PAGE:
Coaches Who Care

December 6, 2018

When Joe Pinnix and Kernersville Elementary School (KES) fifth grader Khalil McRae first met two years ago through the Coaches Who Care program at the school, they hit it off once they learned they had a common interest in wrestling.
Since that time, both Pinnix and Khalil have learned a lot from each other.
Pinnix explained that he first started volunteering through the program about seven years ago as a way to give back.
“I just love children and my grandchildren are not close by, so I thought I could volunteer and help,” he said. “It’s beneficial to me as much as it is to the student.”
Pinnix said he and Khalil meet once a week during lunch, which Khalil always looks forward to, not only to have a friend to hang out with, but also because Pinnix brings him Chick-fil-A.
“We’ve gotten to be good buddies,” Pinnix remarked.
Khalil said he enjoys having Pinnix come because he knows there is someone that will come and eat with him.
During their time together, Pinnix and Khalil said they talk about a variety of things, including superheroes, wrestling, basketball and school, particularly the subjects of math and science. Khalil noted that his favorite superheroes are Spiderman and Nightwing.
After volunteering with a student for one year, Pinnix noted that the student can choose whether or not to stay with the same coach the following year, and after asking Khalil what he wanted to do, Pinnix said Khalil asked him to return as his coach.
Khalil, Pinnix and Khalil’s mom all noted the difference having a mentor has been for Khalil.
“I’ve noticed I’ve been doing better in school because he encourages me to work hard, and because he’s mayor (pro tem), he wants me to be a leader too,” Khalil said.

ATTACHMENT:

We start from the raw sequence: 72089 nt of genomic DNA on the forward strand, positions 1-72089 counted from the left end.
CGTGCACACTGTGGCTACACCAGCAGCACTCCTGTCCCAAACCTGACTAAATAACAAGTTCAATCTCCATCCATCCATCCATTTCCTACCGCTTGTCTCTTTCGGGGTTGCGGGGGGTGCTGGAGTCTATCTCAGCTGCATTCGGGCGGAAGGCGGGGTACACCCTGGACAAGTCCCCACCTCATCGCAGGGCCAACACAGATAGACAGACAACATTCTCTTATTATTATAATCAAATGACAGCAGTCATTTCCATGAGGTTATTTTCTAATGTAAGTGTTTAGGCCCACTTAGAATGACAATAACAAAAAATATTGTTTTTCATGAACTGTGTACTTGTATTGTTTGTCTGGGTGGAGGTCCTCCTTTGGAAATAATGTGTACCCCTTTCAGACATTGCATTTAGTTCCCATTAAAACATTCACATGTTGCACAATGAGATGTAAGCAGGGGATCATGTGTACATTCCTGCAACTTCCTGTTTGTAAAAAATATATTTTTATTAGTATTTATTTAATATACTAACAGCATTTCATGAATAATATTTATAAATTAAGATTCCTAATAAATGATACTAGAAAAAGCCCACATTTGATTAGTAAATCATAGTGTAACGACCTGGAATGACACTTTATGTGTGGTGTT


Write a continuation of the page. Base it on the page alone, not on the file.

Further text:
Khalil’s mom, Tanisha McRae, said she has noticed that Khalil has taken an interest in politics since being paired with Pinnix.
“I remember when Joe was running for office again. We were watching the bottom of the screen at home and (Khalil) was excited to see (Pinnix’s) name,” she shared.
Pinnix added, “I’ve noticed that from last year he is a little less shy.”
A short time after the two met last year, Pinnix said what broke the ice was their common interest in wrestling.
“He found out I knew something about wrestling and he couldn’t believe I knew some of these guys’ names,” he shared. “It’s like it broke the ice and we were on the same level.”
One of the things that Pinnix was surprised and delighted to learn about Khalil was his Cadillac Project, which Khalil started when he was six-years-old. He added that he named the project Cadillac Project because of the nickname his late great grandfather Thomas Murphy gave him just a few days after he was born.
“He gave me my first nickname ever. He gave me that name because he said a Cadillac was a pretty strong American made car and that I was the strongest and prettiest baby he’d ever seen,” Khalil shared.
Khalil explained that when he was younger, when he would see someone who was homeless on the side of the road, he would ask his mom for some change to give to them; however, because she didn’t really carry much cash, they couldn’t give the people much more than that.